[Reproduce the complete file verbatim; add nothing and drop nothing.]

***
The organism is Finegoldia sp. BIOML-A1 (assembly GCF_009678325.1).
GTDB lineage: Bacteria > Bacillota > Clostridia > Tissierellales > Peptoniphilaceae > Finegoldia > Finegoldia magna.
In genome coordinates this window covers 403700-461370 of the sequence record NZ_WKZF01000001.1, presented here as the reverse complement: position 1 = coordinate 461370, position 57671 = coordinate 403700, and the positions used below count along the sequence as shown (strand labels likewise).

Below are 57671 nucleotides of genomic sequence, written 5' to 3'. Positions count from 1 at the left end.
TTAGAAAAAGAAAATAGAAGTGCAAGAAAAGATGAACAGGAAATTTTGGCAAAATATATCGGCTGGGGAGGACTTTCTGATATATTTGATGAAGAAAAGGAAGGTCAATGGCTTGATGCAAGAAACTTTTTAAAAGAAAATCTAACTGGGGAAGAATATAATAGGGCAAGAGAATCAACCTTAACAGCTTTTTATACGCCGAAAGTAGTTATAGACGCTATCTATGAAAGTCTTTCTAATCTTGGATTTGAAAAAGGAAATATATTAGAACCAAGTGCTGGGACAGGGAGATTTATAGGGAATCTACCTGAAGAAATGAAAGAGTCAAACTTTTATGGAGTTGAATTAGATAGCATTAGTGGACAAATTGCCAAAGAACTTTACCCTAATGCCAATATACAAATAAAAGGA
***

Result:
The organism is Finegoldia sp. BIOML-A1 (assembly GCF_009678325.1).
GTDB lineage: Bacteria > Bacillota > Clostridia > Tissierellales > Peptoniphilaceae > Finegoldia > Finegoldia magna.
In genome coordinates this window covers 403700-461370 of the sequence record NZ_WKZF01000001.1, presented here as the reverse complement: position 1 = coordinate 461370, position 57671 = coordinate 403700, and the positions used below count along the sequence as shown (strand labels likewise).

Below are 57671 nucleotides of genomic sequence, written 5' to 3'. Positions count from 1 at the left end.
TTAGAAAAAGAAAATAGAAGTGCAAGAAAAGATGAACAGGAAATTTTGGCAAAATATATCGGCTGGGGAGGACTTTCTGATATATTTGATGAAGAAAAGGAAGGTCAATGGCTTGATGCAAGAAACTTTTTAAAAGAAAATCTAACTGGGGAAGAATATAATAGGGCAAGAGAATCAACCTTAACAGCTTTTTATACGCCGAAAGTAGTTATAGACGCTATCTATGAAAGTCTTTCTAATCTTGGATTTGAAAAAGGAAATATATTAGAACCAAGTGCTGGGACAGGGAGATTTATAGGGAATCTACCTGAAGAAATGAAAGAGTCAAACTTTTATGGAGTTGAATTAGATAGCATTAGTGGACAAATTGCCAAAGAACTTTACCCTAATGCCAATATACAAATAAAAGGA